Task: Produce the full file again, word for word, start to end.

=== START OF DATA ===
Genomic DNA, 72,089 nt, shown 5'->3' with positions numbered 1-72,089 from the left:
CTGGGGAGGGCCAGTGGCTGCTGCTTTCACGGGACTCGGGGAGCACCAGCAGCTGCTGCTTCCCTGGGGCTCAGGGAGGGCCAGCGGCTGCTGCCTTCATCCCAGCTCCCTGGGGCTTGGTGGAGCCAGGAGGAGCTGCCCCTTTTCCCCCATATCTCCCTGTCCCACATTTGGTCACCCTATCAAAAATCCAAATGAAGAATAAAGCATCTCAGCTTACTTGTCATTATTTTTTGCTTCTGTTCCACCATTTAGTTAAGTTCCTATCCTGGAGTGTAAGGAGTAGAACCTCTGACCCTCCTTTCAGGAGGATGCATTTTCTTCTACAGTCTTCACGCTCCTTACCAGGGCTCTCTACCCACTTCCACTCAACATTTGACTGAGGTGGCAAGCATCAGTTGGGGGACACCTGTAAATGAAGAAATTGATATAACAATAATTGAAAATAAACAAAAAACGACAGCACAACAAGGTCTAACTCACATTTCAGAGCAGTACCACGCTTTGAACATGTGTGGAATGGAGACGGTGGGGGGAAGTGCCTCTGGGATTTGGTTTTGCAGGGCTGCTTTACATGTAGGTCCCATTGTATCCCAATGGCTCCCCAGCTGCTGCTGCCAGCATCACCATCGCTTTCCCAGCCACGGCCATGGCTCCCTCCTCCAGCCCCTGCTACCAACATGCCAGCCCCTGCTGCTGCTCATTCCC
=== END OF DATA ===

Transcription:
Genomic DNA, 72,089 nt, shown 5'->3' with positions numbered 1-72,089 from the left:
CTGGGGAGGGCCAGTGGCTGCTGCTTTCACGGGACTCGGGGAGCACCAGCAGCTGCTGCTTCCCTGGGGCTCAGGGAGGGCCAGCGGCTGCTGCCTTCATCCCAGCTCCCTGGGGCTTGGTGGAGCCAGGAGGAGCTGCCCCTTTTCCCCCATATCTCCCTGTCCCACATTTGGTCACCCTATCAAAAATCCAAATGAAGAATAAAGCATCTCAGCTTACTTGTCATTATTTTTTGCTTCTGTTCCACCATTTAGTTAAGTTCCTATCCTGGAGTGTAAGGAGTAGAACCTCTGACCCTCCTTTCAGGAGGATGCATTTTCTTCTACAGTCTTCACGCTCCTTACCAGGGCTCTCTACCCACTTCCACTCAACATTTGACTGAGGTGGCAAGCATCAGTTGGGGGACACCTGTAAATGAAGAAATTGATATAACAATAATTGAAAATAAACAAAAAACGACAGCACAACAAGGTCTAACTCACATTTCAGAGCAGTACCACGCTTTGAACATGTGTGGAATGGAGACGGTGGGGGGAAGTGCCTCTGGGATTTGGTTTTGCAGGGCTGCTTTACATGTAGGTCCCATTGTATCCCAATGGCTCCCCAGCTGCTGCTGCCAGCATCACCATCGCTTTCCCAGCCACGGCCATGGCTCCCTCCTCCAGCCCCTGCTACCAACATGCCAGCCCCTGCTGCTGCTCATTCCC